Then, it turns out that the vet tech assisting Dr. Geoff in surgery that day was a young woman did her practicum and first few months of practice with us! I was very sad to lose Jenna as a staff member because she’s excellent at her job… but I couldn’t blame her for taking a position at a referral center. I’d have done the same thing at her age. And then she ends up caring for my dog! 🙂 Thank you, Jenna! Boundary Bay overlaps with the Animal Emergency Clinic of the Fraser Valley and we’re endlessly grateful to everyone, from reception staff to the technicians and assistants to the doctors. You guys are the best!
The surgery went well – Dr. Geoff found that Myshi had torn his meniscus as well as his cruciate. (If you’re gonna wreck it, wreck it good, I suppose.) Myshi’s home now, sleeping the sleep of the well-medicated. He’ll be confined to crate/closet for the next week at least, and we’ll be carrying him up and down stairs, but we expect him to return to full mobility.
Our sweet boy isn’t heading for the rainbow bridge yet and we’ll be cherishing every day he has left.
On a pragmatic note, may I put in a plug for pet health insurance? You might think that, with a veterinarian as a husband, vet bills are not an issue for us. That’s mostly true. However, we carry health insurance on our dogs exactly for situations like this, where complicated conditions require diagnostics, treatments or surgery by board-certified veterinary specialists. These highly trained elite professionals are worth every penny – but those pennies still add up. Insurance means we don’t have to make a difficult decision about a beloved family member for financial reasons.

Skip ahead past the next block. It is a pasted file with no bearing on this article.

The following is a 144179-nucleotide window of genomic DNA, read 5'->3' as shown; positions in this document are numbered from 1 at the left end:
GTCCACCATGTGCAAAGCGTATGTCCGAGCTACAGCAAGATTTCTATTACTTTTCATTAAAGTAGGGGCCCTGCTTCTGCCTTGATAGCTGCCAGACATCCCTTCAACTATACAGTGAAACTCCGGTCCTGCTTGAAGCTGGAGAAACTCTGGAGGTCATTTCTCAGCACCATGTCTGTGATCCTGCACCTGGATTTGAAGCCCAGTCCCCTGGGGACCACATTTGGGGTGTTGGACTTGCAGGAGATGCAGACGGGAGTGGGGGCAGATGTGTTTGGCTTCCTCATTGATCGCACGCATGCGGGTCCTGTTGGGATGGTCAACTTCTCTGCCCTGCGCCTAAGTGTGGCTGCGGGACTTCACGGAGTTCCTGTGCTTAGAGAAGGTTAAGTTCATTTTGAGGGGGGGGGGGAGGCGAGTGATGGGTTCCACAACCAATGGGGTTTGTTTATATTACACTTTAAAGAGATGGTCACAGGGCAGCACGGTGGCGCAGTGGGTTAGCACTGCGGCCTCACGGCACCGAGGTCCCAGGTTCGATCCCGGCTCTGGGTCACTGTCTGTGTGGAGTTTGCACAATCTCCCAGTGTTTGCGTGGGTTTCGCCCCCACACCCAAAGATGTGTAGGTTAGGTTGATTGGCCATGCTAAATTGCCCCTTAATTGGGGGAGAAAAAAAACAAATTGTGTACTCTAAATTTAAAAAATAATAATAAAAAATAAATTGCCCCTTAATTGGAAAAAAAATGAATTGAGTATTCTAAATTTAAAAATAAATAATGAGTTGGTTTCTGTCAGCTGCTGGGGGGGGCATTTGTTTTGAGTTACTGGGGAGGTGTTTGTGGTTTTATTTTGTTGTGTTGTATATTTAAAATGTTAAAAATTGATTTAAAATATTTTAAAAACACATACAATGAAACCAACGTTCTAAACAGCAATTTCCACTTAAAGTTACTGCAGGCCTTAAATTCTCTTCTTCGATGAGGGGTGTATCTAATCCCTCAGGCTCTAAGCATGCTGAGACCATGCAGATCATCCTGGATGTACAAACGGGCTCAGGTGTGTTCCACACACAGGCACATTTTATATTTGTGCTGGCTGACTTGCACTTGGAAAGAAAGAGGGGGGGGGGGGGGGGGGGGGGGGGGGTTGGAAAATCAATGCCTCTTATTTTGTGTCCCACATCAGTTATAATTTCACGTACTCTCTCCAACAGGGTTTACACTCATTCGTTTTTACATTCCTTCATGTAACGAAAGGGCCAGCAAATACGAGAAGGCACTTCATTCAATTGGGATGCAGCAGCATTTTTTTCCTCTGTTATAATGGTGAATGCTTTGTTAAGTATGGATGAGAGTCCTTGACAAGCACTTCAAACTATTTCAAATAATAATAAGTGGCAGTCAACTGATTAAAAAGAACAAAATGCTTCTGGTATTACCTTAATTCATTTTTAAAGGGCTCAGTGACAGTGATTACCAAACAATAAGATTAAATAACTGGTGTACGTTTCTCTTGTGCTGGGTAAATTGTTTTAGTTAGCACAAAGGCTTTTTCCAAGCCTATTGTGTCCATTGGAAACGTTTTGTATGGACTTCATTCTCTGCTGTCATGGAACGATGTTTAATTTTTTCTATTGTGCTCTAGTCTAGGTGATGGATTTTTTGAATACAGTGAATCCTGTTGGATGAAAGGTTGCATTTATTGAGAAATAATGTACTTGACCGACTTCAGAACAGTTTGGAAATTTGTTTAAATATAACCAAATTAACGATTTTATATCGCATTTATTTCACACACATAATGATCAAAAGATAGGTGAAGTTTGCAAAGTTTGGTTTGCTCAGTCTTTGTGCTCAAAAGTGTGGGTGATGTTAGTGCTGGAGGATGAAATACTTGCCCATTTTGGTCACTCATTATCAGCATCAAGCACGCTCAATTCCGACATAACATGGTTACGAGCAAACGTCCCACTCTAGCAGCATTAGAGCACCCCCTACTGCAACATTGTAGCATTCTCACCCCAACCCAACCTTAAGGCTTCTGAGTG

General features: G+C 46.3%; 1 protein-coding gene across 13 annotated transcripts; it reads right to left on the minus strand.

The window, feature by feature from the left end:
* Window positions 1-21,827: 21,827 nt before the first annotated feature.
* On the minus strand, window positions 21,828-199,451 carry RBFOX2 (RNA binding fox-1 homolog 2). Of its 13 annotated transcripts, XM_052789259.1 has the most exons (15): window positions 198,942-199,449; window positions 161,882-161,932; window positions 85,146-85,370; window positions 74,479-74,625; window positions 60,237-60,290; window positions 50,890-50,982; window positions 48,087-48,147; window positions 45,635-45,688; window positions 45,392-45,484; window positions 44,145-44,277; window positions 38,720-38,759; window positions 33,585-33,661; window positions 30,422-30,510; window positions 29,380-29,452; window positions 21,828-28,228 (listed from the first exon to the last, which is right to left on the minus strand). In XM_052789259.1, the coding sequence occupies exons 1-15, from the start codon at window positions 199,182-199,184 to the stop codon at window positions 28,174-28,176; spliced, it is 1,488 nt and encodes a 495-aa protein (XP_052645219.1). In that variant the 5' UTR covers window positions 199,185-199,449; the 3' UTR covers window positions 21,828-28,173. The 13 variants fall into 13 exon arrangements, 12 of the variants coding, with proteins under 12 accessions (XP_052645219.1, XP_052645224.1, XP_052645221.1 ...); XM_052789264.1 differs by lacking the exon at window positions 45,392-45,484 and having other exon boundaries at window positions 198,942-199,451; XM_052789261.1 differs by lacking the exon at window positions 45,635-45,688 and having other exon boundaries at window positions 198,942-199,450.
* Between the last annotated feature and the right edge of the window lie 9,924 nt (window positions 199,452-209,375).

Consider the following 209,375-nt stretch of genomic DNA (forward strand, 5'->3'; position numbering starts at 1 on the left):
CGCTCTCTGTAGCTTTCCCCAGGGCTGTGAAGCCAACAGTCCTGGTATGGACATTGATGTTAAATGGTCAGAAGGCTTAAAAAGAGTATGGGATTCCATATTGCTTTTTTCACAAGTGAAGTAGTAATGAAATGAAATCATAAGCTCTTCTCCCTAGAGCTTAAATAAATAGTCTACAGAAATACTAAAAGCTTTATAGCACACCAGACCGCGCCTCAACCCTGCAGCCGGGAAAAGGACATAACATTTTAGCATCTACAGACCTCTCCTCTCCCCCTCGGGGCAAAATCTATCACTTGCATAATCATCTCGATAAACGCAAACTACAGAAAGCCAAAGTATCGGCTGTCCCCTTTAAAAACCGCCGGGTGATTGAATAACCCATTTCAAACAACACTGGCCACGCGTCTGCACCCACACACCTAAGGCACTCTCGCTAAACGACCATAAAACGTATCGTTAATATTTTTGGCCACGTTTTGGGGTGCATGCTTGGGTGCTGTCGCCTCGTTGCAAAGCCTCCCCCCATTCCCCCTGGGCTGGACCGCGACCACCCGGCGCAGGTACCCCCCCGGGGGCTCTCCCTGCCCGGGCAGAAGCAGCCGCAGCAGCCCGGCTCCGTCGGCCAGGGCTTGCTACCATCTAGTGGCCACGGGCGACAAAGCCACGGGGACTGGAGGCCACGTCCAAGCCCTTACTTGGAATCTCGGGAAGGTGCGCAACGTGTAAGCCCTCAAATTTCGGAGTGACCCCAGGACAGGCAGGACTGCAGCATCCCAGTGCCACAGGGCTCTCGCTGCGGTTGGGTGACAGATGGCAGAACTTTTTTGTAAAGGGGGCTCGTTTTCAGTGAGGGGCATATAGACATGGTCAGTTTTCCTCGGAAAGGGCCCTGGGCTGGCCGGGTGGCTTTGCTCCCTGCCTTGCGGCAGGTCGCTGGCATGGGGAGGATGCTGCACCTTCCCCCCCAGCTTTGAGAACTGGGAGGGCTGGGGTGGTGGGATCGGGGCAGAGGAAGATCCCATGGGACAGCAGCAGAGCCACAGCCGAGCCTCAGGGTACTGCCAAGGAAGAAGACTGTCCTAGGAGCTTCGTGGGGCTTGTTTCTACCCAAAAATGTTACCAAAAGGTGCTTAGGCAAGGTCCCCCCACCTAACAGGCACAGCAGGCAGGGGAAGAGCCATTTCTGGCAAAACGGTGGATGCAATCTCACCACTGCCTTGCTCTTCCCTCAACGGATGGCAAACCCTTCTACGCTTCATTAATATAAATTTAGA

We use PetSecure, “Canada’s Pet Insurance” but there are many companies, with many tiers of coverage. Ask your veterinarian for a recommendation. (I get no kick-back for this, in case you were wondering. I just know that it prevents a lot of heartache and stress.)
Please, don’t wait until it’s too late. Take it from me, these things happen without warning.
Some of you know we recently traveled to China. It was an amazing trip, but I’ll spare you the blow-by-blow because we’ve all lived through slide shows of Uncle Morris’s trip to Wisconsin as a kid.
But I will relate one story.
If you’re… delicate… you may want to give this one a miss. Otherwise, here goes:
Everyone, it seems, is curious about the bathroom situation in China. So yes, we saw squat toilets. Yes, we used squat toilets, yes, we remembered to bring our own TP and yes we managed just fine. I’m also pleased to report that Western “potty” toilets were available in many places. Not the smaller tourist spots, mind you, so, ahem, scheduling is important.
Ah yes, scheduling. You’ll understand me when I say that sitting in an airplane, traveling across time zones, eating different foods at different times, being sleep deprived and experiencing bathroom anxiety can all play havoc with a person’s system. Schedules get disrupted. Sometimes schedules come to a complete halt. You getting me?
Now, we’d brought with us a small arsenal of pharmaceuticals, prepared for pain, sprains, coughs, congestion, motion sickness, dry eye, crowd anxiety, what have you. We assumed the worst-case scenario would be an explosive case of food poisoning.
Wrong. In fact, after several days of progressive… sluggishness… I would have welcomed a little salmonella. I finally admitted my distress to one of our travel companions. He’s a doctor. I’ll call him Dave.
“Dave,” I said. “I have one goal today. It’s the same goal I had yesterday and the day before and the day before that. Can you help me?”